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Staged with an all‑aboriginal cast, the 2012 production of William Shakespeare’s King Lear at Canada’s National Arts Centre creatively reimagined the play in a frontier New World setting. Directed by Peter Hinton, and starring August Schellenberg (Mohawk) as Lear, the production placed Shakespeare’s drama in seventeenth‑century Canada, amongst a group of Algonquin people on the outer edge of European colonialism and cultural contact. The idea for this resetting of the play originated with August Schellenberg—some 45 years ago—who thought that Lear would be particularly adaptable to an indigenous / First Nations setting. That it took nearly half a century to realize that vision says much about the difficulty of getting mainstream audiences and theater companies to consider the inclusion of indigenous peoples in cultural activities outside of often stereotyped and limited representational roles. By placing an all‑aboriginal cast on stage at the National Arts Centre in the capital city of Ottawa, this unique production of King Lear intervened in a cultural discourse that has marginalized and excluded indigenous voices from the national arts scene.


About the Cover Artist: Janet Kaponicin is an Algonquin artist who currently lives in Vancouver, B.C. Her birchbark and acrylic painting, The Spirit Behind Parliament, appears in the artwork cycle on our WWO Scholarworks home page. Of the original painting, she wrote the following statement in 2004:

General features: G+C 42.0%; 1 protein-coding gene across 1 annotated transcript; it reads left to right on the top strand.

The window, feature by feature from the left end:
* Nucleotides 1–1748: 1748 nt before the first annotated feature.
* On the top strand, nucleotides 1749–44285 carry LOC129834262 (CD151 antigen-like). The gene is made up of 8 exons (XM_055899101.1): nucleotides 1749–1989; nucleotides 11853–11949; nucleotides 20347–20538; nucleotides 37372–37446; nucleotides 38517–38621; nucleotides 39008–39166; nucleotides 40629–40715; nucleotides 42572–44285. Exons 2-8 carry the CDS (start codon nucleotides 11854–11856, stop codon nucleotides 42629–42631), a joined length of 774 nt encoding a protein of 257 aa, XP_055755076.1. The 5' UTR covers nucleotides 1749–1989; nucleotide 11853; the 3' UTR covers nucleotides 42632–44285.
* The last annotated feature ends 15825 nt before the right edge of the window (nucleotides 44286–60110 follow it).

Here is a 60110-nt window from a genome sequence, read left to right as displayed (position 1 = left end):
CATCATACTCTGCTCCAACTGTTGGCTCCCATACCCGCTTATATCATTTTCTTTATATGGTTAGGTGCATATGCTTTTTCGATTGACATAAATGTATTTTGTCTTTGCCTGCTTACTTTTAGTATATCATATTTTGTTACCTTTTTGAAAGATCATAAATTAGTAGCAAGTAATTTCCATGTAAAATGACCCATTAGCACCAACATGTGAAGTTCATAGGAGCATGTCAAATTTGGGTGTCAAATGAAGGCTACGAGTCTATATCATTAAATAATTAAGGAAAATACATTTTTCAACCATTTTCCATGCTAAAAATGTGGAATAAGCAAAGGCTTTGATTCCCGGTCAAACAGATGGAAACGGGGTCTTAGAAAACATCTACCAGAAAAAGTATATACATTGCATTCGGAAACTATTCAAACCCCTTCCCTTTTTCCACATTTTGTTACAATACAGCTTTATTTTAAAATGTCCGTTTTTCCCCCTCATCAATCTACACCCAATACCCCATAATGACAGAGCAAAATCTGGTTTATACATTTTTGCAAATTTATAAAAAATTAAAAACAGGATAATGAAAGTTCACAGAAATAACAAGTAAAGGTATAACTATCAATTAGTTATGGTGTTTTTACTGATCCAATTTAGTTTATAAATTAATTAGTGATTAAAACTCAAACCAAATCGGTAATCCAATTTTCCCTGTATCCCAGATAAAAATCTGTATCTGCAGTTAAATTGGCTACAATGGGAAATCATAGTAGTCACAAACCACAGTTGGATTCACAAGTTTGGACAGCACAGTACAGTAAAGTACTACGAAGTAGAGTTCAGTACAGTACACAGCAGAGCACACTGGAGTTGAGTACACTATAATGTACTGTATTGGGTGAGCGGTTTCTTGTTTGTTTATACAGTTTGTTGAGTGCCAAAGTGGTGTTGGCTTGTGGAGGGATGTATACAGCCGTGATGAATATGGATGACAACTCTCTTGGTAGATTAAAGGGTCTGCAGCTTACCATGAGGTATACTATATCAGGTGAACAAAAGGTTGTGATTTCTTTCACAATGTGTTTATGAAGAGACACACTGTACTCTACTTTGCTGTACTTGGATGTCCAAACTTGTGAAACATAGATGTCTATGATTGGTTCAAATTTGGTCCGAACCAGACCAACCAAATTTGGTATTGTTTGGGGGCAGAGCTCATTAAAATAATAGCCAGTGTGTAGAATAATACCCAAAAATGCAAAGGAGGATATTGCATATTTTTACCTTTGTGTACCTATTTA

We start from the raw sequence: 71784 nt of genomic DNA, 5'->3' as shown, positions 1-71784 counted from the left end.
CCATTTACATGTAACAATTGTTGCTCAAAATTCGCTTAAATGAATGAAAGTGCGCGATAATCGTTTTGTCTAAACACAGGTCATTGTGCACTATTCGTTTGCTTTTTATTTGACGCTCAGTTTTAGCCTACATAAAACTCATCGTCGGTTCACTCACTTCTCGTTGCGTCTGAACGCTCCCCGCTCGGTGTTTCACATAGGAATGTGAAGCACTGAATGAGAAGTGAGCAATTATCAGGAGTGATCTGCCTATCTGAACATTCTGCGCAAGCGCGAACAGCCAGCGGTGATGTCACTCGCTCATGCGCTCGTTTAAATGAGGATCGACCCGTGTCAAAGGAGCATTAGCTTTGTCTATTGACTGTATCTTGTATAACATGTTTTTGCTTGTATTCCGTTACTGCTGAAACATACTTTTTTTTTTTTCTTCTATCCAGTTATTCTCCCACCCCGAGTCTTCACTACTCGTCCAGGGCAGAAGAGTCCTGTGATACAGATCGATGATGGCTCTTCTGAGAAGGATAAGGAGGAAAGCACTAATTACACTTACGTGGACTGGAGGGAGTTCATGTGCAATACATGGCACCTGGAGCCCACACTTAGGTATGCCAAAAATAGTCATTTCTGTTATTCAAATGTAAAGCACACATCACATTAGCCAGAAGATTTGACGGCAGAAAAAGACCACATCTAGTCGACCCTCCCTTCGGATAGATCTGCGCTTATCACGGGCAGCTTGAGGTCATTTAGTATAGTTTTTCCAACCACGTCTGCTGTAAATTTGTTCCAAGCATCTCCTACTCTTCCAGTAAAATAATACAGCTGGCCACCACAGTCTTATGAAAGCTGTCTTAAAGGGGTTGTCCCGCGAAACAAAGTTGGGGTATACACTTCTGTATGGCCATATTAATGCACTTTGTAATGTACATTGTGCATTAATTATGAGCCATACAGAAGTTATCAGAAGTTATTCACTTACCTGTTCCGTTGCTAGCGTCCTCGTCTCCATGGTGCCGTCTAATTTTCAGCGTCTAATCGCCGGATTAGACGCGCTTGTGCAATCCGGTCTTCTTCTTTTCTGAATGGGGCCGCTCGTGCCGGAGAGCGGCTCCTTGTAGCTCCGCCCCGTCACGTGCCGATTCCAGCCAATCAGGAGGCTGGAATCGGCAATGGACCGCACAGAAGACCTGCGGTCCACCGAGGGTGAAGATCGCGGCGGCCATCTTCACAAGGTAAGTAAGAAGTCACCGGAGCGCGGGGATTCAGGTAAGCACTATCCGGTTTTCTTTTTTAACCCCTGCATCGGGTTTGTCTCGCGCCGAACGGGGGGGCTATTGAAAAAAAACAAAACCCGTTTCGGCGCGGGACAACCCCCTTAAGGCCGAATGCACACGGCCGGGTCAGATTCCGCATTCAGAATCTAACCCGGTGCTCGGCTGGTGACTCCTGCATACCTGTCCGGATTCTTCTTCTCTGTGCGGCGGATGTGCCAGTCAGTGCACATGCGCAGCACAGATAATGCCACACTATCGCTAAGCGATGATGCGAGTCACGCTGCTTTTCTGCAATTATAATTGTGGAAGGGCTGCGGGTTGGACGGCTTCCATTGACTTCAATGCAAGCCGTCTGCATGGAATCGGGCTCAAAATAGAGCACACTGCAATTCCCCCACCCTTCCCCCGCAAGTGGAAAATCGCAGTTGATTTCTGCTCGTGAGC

My grandmother, Angelique Kaponicin of Kitigan Zibi, told me a story when I was young, about a tragedy that happened to one of our ancestors. Some Algonquin people were camped at the Chaudiere Falls in Ottawa at the time when British soldiers were stationed there. A young woman was out walking along the river and she was captured by the soldiers; they raped her then killed her by impaling her on a tree branch. When her family retrieved her body for burial, they cursed the land there, declaring that nothing good would ever come from it. It was just below the site of our current Parliament Hill. I did this painting so the story would not be forgotten. - © Janet Kaponicin (2004), and reprinted from the Algonquin Trading Post by permission of the artist. We are grateful to Aimee Bailey of the Algonquin Trading Post for supplying us with a digital photograph of the painting.